Technopedia has a lot of great data. Technopedia has every software product and version published to the marketplace, the corresponding end of life dates for many of those products, and the number of known vulnerabilities linked to those products to name a few of the collected attributes within our catalog.
Pulling Technopedia data from the Technopedia API into Google sheets gives you a fast way to analyze and collaborate with others on software (or hardware) market data. For example if you work with a distributed team or a team comprised of partners from various companies to assist you with the Software Asset Management or IT Security and Risk facets of your business then pulling this data into a Google Sheet is an easy way to collaborate on the data together.
In this example I pull information from Technopedia regarding the number of vulnerabilities linked to the various versions of Oracle Database. This could easily have been any or all products. For sake of this example I narrowed the focus of the Technopedia API query to a single product. This example leverages the great work of the open source community. I leveraged an open source function called ImportJSON. This script is licensed under the GNU General Public License, version 3 (GPL-3.0) and is free to use. BDNA actually provides via Technopedia API and our partner nexB the ability to identify the various types of open source licenses (e.g., MIT, GNU, BSD, etc.) associated to the myriad of open source projects.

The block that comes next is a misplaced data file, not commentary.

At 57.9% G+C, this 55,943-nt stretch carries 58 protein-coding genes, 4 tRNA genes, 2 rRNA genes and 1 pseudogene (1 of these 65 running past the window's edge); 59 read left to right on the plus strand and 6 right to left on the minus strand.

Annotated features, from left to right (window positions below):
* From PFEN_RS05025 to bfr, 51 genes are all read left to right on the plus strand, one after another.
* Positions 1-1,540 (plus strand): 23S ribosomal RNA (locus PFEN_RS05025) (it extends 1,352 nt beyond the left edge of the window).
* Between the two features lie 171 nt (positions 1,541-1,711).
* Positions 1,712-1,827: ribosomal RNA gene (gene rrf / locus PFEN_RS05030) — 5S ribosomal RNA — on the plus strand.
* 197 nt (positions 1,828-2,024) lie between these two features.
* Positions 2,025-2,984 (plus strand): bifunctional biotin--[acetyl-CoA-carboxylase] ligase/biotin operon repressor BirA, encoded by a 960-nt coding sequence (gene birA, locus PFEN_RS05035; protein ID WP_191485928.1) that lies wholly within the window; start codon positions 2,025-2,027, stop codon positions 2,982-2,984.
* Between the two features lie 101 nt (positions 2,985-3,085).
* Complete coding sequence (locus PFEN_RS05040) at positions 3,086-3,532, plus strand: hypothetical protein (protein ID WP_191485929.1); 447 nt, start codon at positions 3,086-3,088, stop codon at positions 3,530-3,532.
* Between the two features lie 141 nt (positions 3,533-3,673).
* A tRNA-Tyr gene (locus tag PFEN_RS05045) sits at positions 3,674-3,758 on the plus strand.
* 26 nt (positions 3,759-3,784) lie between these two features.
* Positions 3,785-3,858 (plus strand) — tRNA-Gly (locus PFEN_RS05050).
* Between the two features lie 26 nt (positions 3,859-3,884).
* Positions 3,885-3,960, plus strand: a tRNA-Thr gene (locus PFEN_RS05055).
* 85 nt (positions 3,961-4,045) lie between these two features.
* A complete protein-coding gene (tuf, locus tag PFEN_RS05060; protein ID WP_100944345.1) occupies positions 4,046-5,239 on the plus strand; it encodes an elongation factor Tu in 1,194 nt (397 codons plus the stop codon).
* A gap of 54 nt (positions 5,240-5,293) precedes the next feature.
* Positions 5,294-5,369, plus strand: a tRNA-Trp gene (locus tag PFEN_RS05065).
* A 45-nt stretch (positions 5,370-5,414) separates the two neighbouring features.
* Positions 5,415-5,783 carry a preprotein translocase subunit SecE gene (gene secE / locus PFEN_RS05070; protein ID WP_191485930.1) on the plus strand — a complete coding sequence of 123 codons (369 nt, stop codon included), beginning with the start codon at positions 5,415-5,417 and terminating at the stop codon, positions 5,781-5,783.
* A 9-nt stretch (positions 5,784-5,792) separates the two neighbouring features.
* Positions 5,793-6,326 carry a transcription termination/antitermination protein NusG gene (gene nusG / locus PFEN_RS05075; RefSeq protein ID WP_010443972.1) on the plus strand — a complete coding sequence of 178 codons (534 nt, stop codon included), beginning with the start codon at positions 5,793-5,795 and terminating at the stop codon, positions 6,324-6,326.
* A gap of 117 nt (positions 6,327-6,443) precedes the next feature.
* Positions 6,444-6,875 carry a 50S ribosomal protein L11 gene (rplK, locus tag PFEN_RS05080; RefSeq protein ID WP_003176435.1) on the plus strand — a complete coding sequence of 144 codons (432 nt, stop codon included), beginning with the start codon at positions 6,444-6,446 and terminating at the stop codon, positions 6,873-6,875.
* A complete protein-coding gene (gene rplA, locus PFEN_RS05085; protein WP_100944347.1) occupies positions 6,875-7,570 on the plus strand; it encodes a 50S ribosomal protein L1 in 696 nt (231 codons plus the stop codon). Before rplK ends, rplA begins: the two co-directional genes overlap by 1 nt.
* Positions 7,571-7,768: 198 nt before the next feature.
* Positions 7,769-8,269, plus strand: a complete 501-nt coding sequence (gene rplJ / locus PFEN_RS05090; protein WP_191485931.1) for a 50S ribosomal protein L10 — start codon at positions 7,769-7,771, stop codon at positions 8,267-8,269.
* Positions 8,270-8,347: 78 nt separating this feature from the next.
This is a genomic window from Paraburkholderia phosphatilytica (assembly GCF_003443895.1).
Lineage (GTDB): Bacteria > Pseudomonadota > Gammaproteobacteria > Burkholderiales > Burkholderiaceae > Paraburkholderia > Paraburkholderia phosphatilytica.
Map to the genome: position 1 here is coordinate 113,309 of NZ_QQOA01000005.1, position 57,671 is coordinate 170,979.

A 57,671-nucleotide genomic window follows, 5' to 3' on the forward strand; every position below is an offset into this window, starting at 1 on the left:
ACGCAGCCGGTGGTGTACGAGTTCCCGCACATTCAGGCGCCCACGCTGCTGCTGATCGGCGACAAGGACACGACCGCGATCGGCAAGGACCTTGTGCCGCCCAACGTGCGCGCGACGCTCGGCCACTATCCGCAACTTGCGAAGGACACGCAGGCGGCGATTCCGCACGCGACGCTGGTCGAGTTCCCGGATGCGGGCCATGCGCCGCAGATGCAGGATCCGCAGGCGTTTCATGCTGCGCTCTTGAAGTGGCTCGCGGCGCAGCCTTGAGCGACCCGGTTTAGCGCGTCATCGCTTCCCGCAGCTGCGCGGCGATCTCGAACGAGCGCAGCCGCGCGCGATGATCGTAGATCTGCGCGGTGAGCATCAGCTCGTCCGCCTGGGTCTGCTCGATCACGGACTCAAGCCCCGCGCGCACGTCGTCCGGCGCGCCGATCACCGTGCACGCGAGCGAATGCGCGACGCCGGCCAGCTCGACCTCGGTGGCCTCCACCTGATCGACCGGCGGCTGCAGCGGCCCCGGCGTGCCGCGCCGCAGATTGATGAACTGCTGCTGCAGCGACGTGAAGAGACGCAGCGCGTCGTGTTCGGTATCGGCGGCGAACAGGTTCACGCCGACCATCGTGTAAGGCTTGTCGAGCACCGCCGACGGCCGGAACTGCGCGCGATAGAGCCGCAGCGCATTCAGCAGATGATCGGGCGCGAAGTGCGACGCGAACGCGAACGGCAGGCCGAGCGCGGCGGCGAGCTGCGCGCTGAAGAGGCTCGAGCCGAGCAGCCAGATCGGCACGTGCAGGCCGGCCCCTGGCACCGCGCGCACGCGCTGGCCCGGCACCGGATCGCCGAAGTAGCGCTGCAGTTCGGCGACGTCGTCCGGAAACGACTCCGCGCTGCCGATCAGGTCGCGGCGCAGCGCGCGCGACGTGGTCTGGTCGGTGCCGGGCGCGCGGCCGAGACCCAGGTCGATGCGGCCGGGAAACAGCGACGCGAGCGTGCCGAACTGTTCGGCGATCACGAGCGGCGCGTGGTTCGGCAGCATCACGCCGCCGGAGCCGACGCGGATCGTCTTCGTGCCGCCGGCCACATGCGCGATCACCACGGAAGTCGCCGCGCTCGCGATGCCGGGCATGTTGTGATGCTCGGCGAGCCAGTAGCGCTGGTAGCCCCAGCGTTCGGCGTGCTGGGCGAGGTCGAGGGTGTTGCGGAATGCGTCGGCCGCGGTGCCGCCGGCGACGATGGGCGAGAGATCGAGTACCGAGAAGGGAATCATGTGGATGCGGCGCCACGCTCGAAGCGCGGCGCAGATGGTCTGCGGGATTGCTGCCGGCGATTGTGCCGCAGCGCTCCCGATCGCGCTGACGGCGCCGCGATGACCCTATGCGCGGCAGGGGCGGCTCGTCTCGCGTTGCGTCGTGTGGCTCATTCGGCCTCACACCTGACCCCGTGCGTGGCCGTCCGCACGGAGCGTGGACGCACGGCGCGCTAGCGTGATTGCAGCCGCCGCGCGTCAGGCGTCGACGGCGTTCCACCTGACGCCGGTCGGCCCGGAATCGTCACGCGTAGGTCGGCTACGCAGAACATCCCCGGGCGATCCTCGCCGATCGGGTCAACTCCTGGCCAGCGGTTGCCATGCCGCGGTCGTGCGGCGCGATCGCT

To pull the JSON data into Google Sheets from the Technopedia API I leveraged the steps outlined in this helpful blog post. Since the Technopedia API requires an api key sent via an authorization header for access a slight modification to the importJSON function is required. Find the function ImportJSONAdvanced and add a parameter to UrlFetchApp.fetch. The updated call should look like this (substituting in your API key and user):
‘Authorization’: ‘apikey ‘ +
In the first cell of my Google Sheet I added this call to the ImportJSON function:
/cpe_uri_list/sw_version,/cpe_uri_list/cvss_score_max,/cpe_uri_list/cvss_severity_max,/cpe_uri_list/cve_count”, “noInherit, noTruncate”)
This resulted in populating this spreadsheet with the fields I specified above:
Once in a Google sheet you can export to Microsoft Excel if you prefer or do common spreadsheet actions like filtering by a specific version of the product (in this example Oracle Database) to see the number of known vulnerabilities (Cve Count column) linked to that version.